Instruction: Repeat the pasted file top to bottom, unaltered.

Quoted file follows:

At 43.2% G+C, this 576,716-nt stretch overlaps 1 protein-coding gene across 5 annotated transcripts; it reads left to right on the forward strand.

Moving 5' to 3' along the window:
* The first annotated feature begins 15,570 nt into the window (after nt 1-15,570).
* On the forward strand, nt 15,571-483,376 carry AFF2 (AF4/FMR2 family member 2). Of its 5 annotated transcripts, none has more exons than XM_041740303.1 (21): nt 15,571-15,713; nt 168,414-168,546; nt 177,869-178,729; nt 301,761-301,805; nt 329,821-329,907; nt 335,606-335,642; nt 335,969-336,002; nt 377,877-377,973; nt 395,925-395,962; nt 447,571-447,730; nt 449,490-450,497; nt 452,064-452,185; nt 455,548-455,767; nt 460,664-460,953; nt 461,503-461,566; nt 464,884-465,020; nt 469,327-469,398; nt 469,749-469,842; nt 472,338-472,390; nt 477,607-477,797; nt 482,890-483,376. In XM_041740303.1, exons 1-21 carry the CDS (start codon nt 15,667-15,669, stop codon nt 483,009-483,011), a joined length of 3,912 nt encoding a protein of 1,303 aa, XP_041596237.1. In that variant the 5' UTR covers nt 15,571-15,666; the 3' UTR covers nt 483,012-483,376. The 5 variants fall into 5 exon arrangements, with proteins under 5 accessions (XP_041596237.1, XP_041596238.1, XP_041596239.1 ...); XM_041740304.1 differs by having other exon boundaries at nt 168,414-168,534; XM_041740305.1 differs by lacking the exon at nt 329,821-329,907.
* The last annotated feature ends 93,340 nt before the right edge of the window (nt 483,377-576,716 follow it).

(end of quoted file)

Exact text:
At 43.2% G+C, this 576,716-nt stretch overlaps 1 protein-coding gene across 5 annotated transcripts; it reads left to right on the forward strand.

Moving 5' to 3' along the window:
* The first annotated feature begins 15,570 nt into the window (after nt 1-15,570).
* On the forward strand, nt 15,571-483,376 carry AFF2 (AF4/FMR2 family member 2). Of its 5 annotated transcripts, none has more exons than XM_041740303.1 (21): nt 15,571-15,713; nt 168,414-168,546; nt 177,869-178,729; nt 301,761-301,805; nt 329,821-329,907; nt 335,606-335,642; nt 335,969-336,002; nt 377,877-377,973; nt 395,925-395,962; nt 447,571-447,730; nt 449,490-450,497; nt 452,064-452,185; nt 455,548-455,767; nt 460,664-460,953; nt 461,503-461,566; nt 464,884-465,020; nt 469,327-469,398; nt 469,749-469,842; nt 472,338-472,390; nt 477,607-477,797; nt 482,890-483,376. In XM_041740303.1, exons 1-21 carry the CDS (start codon nt 15,667-15,669, stop codon nt 483,009-483,011), a joined length of 3,912 nt encoding a protein of 1,303 aa, XP_041596237.1. In that variant the 5' UTR covers nt 15,571-15,666; the 3' UTR covers nt 483,012-483,376. The 5 variants fall into 5 exon arrangements, with proteins under 5 accessions (XP_041596237.1, XP_041596238.1, XP_041596239.1 ...); XM_041740304.1 differs by having other exon boundaries at nt 168,414-168,534; XM_041740305.1 differs by lacking the exon at nt 329,821-329,907.
* The last annotated feature ends 93,340 nt before the right edge of the window (nt 483,377-576,716 follow it).